Pastoral Letter Solemnity of the Holy Family 2015
Dear Brothers and Sisters,
These days of Christmas have their ups and downs. If you are home alone, that sense of being on your own can be intensified. If you are with family, it can be great. But unusual combinations of relatives and the lack of routine can bring their own tensions. I hope that, at the heart of these days, you are experiencing the love of God made visible for us in Christ Jesus.
On this Feast of the Holy Family, we continue to celebrate the central mystery we proclaim in the Creed – “For us men and for our salvation he came down from heaven, and by the Holy Spirit was incarnate of the Virgin Mary, and became man.”
At this Mass, in the Gospel, we jump twelve years from Jesus’ birth to the incident where Mary and Joseph find him in the temple. When I pray that fifth joyful mystery of the rosary, the Finding in the Temple, I cannot help thinking of the sword that would pierce Mary’s heart. Of course, it must have been hard for Jesus, too, as he said to his mother, “Did you not know that I must be busy with my Father’s affairs?” While Jesus returned home to Nazareth, how important were his mother’s prayers “who stored all these things in her heart.”
For all of us, our growth and development and the different stages of life are a challenge. It is encouraging to see those same challenges in the Holy Family.
It was encouraging for me, too, at the Synod in Rome last October, to hear all the challenges of marriage and family life discussed so fully. The challenge for some was one of survival in the face of poverty and persecution. For others, like ourselves, there is the complexity of our society in which our understanding of marriage is being deconstructed.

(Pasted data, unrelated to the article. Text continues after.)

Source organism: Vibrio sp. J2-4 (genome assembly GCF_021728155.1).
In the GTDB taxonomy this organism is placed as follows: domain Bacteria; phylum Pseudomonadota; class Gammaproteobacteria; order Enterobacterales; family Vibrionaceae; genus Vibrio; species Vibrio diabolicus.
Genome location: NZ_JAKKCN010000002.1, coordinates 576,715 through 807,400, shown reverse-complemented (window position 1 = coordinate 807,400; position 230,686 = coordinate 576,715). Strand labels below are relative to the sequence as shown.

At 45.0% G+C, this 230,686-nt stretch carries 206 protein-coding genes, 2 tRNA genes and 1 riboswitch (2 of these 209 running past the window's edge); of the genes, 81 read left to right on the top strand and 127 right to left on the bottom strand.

In response, the Synod affirmed that, for God’s people, marriage is the union of one man and one woman in an indissoluble bond. The importance of preparation for marriage was stressed, not just in preparation for a wedding, but from our earliest years, both at home and in school. There was also an emphasis on the role that the parish community can play in the preparation for and celebration of marriage.
And there is more for us to do. Many of us who are separated or divorced or remarried, feel at one remove from the community, and sometimes have a sense of not being welcome. All of us, not just the priest or the deacon, are urged to accompany people in difficult situations and support them in discerning a way forward in their life of faith. Certainly, they have a part to play as members of the Church.
That theme of accompanying one another and supporting one another is central to this Holy Year of God’s Mercy. As sinners, we need God’s mercy. And we can help one another to seek God’s mercy and experience his forgiveness. How many people are waiting for you or me to invite them to share the same experience.
We marked the start of the Jubilee of Mercy with the opening of a Holy Door at the Cathedral on 8 December. What a family occasion that was! It was a real celebration of our Diocesan family, and I would like to thank the many clergy and people from around the Diocese who were able to attend.
As we prepare to enter into a new year, may a door of mercy be open in our parish and school communities and in our hearts and homes especially for people who are seeking the mercy of God. As God’s family may we be alive to one another and to all who are searching for God. May we support those preparing for marriage and help one another in the messiness of family life and in the sheer business of coping.
May Jesus, the face of God’s mercy, and Mary and Joseph revive in us all the awareness of the family’s sacred and inviolable character, and its beauty in the design of God.
With every blessing for the New Year,
Bishop of Northampton